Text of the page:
When developing a  budget, you want to consider the source of your funding.  Budgets can tell your organization, fiscal sponsor or funder more than just the price of proposed good or activities.

Your funder may look at your budget to determine the following

  • How transparent you are with salary, administrative cost or any generated income.
  • How much impact for activity cost will be gained.
  • How comparable is your budget to other like budget proposed or used.
  • How you adhere instructions or guidelines of the organization or funder.

Your organization and your funder may have specific guideline or templates that they want you to use  for your budget.

For example, if you have federal funding you will be require use GSA (general service administration) rates for per diem, meals & incentives, hotel and mileage for personal vehicles. www.gsa.gov/travel-resources

Your organization or fiscal sponsor may require you to utilize specific line item categories, cost codes or calculations for cost such a benefit and indirect/administrative costs to oversee your budget and provide reports back to your funder.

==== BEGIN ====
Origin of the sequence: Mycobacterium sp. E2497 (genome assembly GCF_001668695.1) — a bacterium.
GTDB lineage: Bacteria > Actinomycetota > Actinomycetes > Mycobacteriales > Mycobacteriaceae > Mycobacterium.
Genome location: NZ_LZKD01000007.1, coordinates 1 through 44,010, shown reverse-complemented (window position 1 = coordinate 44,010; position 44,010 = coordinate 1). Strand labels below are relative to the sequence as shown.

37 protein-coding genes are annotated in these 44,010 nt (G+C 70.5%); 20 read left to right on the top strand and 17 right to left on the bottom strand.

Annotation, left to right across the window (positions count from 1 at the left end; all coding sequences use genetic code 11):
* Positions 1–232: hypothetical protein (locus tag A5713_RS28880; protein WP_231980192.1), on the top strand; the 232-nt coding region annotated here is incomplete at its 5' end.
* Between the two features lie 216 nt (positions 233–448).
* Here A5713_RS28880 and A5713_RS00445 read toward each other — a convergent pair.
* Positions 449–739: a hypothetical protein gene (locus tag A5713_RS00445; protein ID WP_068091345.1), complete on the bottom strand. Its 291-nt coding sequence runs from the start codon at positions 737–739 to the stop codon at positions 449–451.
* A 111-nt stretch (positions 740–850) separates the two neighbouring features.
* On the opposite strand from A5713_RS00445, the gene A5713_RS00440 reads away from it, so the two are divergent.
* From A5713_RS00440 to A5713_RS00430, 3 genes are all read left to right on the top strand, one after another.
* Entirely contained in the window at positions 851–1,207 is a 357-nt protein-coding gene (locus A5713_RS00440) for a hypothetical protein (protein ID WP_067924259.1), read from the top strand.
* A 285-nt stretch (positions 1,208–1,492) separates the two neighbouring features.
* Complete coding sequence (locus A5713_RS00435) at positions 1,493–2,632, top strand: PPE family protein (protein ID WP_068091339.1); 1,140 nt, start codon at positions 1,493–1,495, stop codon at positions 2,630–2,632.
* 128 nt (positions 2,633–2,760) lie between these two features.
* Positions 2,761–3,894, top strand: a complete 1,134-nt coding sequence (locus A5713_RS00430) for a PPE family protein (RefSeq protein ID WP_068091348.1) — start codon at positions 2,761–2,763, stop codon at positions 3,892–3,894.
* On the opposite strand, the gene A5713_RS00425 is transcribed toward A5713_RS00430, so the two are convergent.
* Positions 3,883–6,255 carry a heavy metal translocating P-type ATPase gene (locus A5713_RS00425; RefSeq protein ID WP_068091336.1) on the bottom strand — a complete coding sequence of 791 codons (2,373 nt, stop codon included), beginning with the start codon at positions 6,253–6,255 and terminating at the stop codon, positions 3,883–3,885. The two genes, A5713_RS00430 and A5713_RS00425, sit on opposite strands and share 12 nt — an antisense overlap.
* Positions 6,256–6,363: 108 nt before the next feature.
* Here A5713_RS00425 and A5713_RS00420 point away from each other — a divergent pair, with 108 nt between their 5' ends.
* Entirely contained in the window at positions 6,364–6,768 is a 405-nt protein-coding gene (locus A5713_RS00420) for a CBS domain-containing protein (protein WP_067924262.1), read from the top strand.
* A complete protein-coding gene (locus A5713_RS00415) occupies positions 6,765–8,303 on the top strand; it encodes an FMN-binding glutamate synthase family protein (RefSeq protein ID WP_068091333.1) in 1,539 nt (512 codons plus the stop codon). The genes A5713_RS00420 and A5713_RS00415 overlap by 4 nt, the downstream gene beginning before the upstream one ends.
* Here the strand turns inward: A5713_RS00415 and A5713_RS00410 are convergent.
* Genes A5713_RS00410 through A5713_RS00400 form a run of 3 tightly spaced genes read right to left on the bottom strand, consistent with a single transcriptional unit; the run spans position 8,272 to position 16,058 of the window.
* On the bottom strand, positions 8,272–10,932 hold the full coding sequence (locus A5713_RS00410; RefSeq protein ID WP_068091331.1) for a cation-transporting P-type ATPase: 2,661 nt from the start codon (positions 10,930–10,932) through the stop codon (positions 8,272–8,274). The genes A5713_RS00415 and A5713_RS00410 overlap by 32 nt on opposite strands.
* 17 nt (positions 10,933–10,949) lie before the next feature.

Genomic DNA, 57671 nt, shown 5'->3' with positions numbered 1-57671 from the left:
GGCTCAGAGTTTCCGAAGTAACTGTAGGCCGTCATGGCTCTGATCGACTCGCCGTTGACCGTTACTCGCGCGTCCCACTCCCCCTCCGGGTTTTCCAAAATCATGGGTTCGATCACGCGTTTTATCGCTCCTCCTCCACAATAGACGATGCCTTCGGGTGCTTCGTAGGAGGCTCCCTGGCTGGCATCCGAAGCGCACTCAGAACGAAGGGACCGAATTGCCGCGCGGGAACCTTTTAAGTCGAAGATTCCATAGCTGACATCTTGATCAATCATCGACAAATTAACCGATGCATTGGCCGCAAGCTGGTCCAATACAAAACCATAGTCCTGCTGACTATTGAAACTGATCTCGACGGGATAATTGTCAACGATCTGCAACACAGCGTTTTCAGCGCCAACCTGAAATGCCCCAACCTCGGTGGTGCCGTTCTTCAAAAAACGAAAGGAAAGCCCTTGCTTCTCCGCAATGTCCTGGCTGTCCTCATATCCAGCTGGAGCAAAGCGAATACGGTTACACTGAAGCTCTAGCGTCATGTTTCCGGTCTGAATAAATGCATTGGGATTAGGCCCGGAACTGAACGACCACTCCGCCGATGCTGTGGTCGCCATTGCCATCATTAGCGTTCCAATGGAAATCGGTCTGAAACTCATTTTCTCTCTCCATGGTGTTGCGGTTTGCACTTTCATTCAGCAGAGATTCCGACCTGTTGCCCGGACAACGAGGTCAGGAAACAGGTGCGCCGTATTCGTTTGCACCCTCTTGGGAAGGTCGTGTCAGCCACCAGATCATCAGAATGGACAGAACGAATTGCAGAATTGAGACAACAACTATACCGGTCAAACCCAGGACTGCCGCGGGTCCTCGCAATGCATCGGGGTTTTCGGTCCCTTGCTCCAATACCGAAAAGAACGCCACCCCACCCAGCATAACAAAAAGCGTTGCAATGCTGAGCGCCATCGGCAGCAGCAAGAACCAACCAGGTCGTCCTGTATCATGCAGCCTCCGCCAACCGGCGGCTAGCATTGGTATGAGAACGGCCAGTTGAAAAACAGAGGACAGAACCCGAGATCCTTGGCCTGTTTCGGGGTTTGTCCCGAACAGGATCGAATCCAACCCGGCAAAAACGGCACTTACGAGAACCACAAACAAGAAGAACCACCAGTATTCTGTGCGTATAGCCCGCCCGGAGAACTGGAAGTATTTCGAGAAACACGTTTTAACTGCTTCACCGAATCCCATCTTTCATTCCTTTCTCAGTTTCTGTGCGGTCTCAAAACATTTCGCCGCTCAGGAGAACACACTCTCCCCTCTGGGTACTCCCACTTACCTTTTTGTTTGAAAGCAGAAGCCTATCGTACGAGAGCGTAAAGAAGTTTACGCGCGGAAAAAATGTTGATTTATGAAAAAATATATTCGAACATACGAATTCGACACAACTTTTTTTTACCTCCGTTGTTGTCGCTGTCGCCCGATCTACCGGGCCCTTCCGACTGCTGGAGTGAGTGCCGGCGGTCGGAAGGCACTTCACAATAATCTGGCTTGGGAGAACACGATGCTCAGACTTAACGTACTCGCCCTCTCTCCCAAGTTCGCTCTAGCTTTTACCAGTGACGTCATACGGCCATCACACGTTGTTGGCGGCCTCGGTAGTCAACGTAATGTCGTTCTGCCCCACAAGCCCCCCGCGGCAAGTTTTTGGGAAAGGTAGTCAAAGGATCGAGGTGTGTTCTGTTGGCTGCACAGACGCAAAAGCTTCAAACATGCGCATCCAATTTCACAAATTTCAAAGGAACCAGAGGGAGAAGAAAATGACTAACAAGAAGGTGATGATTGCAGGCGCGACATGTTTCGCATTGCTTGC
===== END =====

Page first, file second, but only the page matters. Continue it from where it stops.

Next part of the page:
More Tips:

  • Use historical information you have from other program or activities to estimate your costs. That said, remember to consider any lesson you learned from that budget. Did you underestimate hours needed for a consultant?  Did you over estimate how many items you would need?
  • If you haven’t created a budget before, find a mentor or co-worker who has created one before.
  • Once you create your budget, look over it and double check your numbers for accuracy and any items that do not align with your work plan or have been forgotten from your work plan
  • Once your budget is finished or approved, remember to continue to measure you progress.
For see an example Intervention Activity Plan, go to the next section.